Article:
As opposed to Gingrich’s success in the two South Carolina debates, Romney’s performance lacked similar surety, and when asked if he planned to release his tax records, an increasing trouble for the former governor, Romney stumbled once more.

Late in New Hampshire and through South Carolina, Romney’s tenure as CEO of the Boston-based private equity firm Bain Capital became the focus of Gingrich and some of the other candidates’ attacks.

In Iowa, Gingrich saw his numbers plummet after a barrage of unexpected attack ads from Romney’s campaign and a pro-Romney super Political Action Committee, “Restore Our Future” that aired across the state, warning voters of Gingrich’s history of ethical violations.

With a 10-point lead over Gingrich in opinion polling heading into South Carolina Romney at the time appeared poised to win what would have been his third straight contest and possibly secure the GOP nomination.

Romney held that lead through Thursday, before the needle began to tip toward Gingrich following the two debates.

In exit polling Saturday, voters who said they decided on a candidate late overwhelmingly favored Gingrich, while Romney received the nod from early deciders. Of voters who felt the most important quality in a Republican presidential candidate was the ability to defeat President Obama, 51 percent of voters supported Gingrich, as opposed to 37 percent who supported Romney.

Romney’s has campaigned on a platform of electability, calling himself the only candidate capable of defeating Obama in a general election.

Rachel Hayes, a 19-year-old UMass political science undergraduate agrees.

“I think if Newt Gingrich got the Republican nomination he wouldn’t be able to beat Obama. But I think if Romney got the nomination he would be able to beat Obama because he would get some of the moderate votes,” said Hayes.

Hayes said she likes Romney but doubts his mass appeal.

“He is extremely wealthy and not very relatable to the middle class,” said Hayes. “I like that he’s a moderate, which I don’t think really appeals to a lot of Republicans.”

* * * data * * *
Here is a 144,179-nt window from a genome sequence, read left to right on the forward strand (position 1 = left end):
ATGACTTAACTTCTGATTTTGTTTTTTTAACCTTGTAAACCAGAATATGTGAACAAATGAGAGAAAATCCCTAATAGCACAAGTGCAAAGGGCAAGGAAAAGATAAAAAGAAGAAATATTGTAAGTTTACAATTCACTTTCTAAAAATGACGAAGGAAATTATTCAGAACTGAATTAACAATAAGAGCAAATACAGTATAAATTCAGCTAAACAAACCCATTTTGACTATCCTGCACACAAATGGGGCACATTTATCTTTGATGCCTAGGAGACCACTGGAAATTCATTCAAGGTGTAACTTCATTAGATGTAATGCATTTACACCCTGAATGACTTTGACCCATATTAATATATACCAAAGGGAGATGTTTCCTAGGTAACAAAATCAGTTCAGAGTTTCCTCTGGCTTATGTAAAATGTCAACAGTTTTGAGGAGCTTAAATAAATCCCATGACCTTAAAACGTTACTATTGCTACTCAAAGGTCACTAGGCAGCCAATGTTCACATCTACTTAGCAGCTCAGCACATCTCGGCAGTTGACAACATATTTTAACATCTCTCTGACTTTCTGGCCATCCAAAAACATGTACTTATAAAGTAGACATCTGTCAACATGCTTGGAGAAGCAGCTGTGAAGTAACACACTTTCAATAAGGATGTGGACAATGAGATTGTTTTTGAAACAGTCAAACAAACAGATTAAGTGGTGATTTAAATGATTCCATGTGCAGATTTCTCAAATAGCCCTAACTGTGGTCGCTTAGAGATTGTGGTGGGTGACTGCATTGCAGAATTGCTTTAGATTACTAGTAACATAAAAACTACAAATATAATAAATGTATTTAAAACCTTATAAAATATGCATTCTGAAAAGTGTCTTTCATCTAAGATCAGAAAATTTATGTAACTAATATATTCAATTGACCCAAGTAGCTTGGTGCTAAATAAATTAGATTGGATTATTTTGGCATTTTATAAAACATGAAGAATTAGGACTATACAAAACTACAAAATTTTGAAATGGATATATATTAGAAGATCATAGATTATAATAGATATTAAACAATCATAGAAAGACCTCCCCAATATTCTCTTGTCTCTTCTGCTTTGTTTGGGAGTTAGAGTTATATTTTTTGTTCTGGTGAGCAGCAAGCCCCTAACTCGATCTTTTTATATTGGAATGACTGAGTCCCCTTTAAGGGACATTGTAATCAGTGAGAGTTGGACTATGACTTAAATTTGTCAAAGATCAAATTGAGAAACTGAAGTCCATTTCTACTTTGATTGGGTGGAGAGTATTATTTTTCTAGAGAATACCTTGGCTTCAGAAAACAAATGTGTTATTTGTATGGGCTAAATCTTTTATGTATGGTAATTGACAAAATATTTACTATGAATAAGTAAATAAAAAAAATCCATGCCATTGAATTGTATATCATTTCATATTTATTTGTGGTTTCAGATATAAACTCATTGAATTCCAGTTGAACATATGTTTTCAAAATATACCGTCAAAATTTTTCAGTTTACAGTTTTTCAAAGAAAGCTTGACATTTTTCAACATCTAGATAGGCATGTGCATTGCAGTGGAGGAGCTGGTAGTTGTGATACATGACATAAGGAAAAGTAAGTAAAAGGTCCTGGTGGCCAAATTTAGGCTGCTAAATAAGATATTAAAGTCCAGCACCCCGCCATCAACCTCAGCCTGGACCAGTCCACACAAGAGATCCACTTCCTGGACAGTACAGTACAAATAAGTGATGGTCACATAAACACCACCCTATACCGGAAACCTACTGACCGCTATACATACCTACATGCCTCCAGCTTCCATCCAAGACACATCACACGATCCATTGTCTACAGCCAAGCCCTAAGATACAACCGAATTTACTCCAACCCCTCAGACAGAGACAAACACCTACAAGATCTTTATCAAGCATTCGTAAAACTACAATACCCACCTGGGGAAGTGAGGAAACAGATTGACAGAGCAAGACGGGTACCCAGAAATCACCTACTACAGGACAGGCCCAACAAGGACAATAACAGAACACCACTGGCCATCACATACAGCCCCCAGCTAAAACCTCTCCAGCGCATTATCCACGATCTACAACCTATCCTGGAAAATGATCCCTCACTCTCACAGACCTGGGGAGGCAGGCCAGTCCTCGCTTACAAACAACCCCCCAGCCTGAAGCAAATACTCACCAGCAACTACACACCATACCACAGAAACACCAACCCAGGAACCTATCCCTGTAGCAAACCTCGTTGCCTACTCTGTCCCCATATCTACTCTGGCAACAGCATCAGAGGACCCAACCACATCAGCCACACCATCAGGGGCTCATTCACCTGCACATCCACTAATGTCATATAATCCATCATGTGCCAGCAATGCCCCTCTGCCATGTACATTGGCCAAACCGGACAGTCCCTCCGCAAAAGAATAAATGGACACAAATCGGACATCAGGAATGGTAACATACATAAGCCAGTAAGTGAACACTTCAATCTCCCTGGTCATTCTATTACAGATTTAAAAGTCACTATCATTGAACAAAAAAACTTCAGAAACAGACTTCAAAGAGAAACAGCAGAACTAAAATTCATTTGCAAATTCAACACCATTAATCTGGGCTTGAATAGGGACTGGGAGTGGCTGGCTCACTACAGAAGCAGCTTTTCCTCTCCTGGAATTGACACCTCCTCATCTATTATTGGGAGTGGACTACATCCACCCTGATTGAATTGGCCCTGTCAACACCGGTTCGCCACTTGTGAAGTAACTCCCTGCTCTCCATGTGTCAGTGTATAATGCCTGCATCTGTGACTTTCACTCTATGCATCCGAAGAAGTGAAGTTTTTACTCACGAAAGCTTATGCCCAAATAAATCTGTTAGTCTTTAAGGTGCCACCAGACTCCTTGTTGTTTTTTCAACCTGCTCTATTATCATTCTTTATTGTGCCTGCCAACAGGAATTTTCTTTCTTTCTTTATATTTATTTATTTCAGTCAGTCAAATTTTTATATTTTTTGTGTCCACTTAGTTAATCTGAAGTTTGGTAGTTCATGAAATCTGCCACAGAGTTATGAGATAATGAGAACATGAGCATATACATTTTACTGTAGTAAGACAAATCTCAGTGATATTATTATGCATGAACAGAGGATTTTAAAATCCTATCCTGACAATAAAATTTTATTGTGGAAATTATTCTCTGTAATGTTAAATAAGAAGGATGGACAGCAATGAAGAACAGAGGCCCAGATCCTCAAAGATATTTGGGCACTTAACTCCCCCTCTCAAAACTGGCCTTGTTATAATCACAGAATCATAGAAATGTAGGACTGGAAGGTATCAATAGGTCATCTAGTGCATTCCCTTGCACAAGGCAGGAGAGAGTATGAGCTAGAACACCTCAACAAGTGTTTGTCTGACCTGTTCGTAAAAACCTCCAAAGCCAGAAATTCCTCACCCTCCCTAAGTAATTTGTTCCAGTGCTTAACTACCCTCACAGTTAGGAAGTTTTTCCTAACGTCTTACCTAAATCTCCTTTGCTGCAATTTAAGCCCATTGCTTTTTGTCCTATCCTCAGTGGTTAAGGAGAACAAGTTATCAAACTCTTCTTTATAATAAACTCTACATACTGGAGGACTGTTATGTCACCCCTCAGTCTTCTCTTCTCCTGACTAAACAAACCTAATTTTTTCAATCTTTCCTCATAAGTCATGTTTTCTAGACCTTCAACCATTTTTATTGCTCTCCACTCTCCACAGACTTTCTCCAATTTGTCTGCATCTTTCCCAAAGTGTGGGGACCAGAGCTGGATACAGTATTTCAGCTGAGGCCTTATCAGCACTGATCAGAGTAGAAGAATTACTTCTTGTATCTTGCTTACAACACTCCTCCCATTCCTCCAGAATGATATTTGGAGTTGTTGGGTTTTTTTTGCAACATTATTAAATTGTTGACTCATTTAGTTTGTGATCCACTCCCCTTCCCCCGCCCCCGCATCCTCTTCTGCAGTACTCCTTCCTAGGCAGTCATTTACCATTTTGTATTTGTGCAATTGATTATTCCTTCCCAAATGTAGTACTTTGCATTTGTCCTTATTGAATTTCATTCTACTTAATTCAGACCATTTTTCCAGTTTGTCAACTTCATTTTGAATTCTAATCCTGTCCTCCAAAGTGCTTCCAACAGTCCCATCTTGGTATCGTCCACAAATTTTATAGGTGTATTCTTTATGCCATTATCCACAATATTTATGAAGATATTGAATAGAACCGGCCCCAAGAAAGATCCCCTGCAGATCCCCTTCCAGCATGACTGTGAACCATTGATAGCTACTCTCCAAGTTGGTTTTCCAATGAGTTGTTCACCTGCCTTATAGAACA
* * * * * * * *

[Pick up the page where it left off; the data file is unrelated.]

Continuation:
Romney’s mass appeal is lost on Lee Burgess, an 18-year-old UMass history student from Chelmsford.

“I like that his primary concern is the economy, but I don’t like how he claims he’s common man,” Burgess said.

Burgess said he expects Romney to win the Republican nomination but thinks Obama will win reelection.

With the count now split after South Carolina, the GOP base once again finds itself divided, mimicking the flavor-of-the-week pattern seen in 2011 polling, where four separate frontrunners emerged from the field of Republican candidates.

Past frontrunners Herman Cain, Rick Perry and Michelle Bachmann have each dropped out.

In South Carolina, two more candidates exited the trail, former Utah Governor Jon Huntsman and Texas Governor Rick Perry. Huntsman, who skipped Iowa to stake his campaign in New Hampshire, where he earned a third-place finish, endorsed Romney, and Perry, hurt by debate missteps early in the race, withdrew and endorsed Gingrich.

In his final appearance in the Myrtle Beach debate, Perry criticized Romney.’s refusal to publicize his tax records.

“We’ve got records, my record is one of those that’s been open to the public for quite a few years. As a matter of fact my income taxes have been out every year. Mitt, we need for you to release your income taxes so the people of this country can see how you made your money,” Perry said during the debate.

Asked to respond in 30 seconds, Romney spoke with the moderator that the allotted time wouldn’t be enough, and then moved to speaking about steel mills.

Gingrich recalled the pivotal debates in Saturday night’s victory speech.

“It’s not that I am a good debater, it’s that I articulate the deepest felt values of the American people,” he said.

Looking forward to Florida, the test for Gingrich will be his ability to use the momentum from South Carolina to win the Jan. 31 primary in a state where Romney’s deep pockets have allowed him ample time to build a deep campaign across the Sunshine State.

Brian Canova can be reached [email protected] and followed on Twitter @BrianCanova.